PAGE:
One paramount idea, which you have swallowed without any resistance just like mainstream orthodox science / scientism has been doing, is that apparently we humans have limited mental capacity… Better keep that (inculcated) thought for yourself!

    Just look at how anomalous your own reasoning is. Your so cherished scientism tells you that one cannot prove a negative. Next thing you do, you prove to yourself (and try and intimidate us with this “proof”) that you (we) LACK certain mental capacities…

    Better than that, just like all those chaps, you are repeating it to us ; and that free-will of choice is an illusion, and that human consciousness is merely a useful but vain product of evolution.

    @MadScientist72 – The consequence you are talking about is Earthly (physical/material) death. But maybe you really are a non-physical/immaterial soul, who has an impermanent (decaying) physical/material body exhibiting continuous life down here right now. A non-physical/immaterial soul may always survive and always be endowed with free-will… Challenge that! Properly!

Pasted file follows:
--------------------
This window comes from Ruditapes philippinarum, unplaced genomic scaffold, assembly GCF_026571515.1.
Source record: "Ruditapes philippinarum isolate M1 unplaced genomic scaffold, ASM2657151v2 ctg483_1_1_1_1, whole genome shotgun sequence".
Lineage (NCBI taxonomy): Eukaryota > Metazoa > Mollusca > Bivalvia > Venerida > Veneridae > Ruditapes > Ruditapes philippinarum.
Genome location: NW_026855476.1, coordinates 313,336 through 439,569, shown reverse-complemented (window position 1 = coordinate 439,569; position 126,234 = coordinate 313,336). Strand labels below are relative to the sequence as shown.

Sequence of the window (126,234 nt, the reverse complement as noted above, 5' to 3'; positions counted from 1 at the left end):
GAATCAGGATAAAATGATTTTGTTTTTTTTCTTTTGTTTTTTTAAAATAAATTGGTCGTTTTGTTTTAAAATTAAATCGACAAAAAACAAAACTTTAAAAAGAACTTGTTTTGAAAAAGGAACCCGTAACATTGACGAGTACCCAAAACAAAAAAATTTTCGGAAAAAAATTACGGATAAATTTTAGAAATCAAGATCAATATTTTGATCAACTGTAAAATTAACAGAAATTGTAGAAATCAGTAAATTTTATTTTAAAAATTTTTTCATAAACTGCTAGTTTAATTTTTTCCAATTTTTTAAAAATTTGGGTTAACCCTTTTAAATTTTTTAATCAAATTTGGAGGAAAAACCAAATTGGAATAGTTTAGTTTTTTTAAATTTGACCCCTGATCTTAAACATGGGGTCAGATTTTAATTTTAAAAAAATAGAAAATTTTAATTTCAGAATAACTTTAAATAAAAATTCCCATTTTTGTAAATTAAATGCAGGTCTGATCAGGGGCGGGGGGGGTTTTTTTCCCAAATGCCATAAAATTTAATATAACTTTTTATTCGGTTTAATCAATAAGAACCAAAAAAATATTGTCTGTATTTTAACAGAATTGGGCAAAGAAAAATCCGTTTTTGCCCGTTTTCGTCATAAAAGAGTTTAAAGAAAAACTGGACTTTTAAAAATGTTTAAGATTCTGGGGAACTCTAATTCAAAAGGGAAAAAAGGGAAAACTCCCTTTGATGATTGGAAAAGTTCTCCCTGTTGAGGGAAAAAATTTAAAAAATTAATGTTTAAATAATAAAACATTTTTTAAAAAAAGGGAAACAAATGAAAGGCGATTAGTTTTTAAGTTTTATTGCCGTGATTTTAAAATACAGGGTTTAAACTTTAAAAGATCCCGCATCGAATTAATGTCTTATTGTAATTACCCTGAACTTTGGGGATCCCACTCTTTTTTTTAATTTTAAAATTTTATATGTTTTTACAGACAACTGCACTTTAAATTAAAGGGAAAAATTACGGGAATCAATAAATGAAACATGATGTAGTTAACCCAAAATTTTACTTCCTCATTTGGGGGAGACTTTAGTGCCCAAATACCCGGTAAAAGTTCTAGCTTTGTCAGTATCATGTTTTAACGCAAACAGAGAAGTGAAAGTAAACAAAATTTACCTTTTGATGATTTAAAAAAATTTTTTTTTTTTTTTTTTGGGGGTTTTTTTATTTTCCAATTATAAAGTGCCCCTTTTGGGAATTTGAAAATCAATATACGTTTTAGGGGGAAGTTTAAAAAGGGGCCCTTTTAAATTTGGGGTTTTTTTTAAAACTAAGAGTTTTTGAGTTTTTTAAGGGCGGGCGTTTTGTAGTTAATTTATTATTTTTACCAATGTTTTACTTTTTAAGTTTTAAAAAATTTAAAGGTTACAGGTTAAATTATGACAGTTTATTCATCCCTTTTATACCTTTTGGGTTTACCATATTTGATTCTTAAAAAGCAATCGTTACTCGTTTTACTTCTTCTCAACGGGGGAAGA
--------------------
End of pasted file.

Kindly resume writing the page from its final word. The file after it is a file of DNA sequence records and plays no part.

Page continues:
@kebil – Nicely tried. But: “…that our decisions are often made before we ourselves are aware of them, in some cases seconds before, …” What did you expect? Tell me about the opposite story of consciously making a decision and then only afterwards all the subconscious-related neurons doing all their work (firing and reorganising their nets). Of course that it could not work that way, which would be absurd. Decisions first build up within the subconscious via its related neural networks, granted. Then a decision is made, and then we become fully aware of it. Human consciousness is the result of firing neurons, also granted. But this does not necessarily discard free-will or higher will power. One reason is that matter, including the one making up neurons, is somewhere composed of strange quarks, which exactly disappear out of and reappear into our observed physical reality very seemingly purely randomly! So here you have it! See?
    So, just don’t hastily jump into conclusions from primary evidences that seem to suit your cause and the convenience of your life, without even being willing to look harder and further. The proof of your close-mindedness is for instance: “and not on some spiritual dimension”. I rather invite you to chew about what if such a spiritual plane contained all the answers you are obviously unaware of. I am serious with this because it may well solidify any theories of reality/existence we have thus far, especially mainstream theories, which are so lame / anomalous.

    Let’s simply embrace uncertainty rather than attempting in vain to tame it one way (e.g. scientism) or another (e.g. blind faith).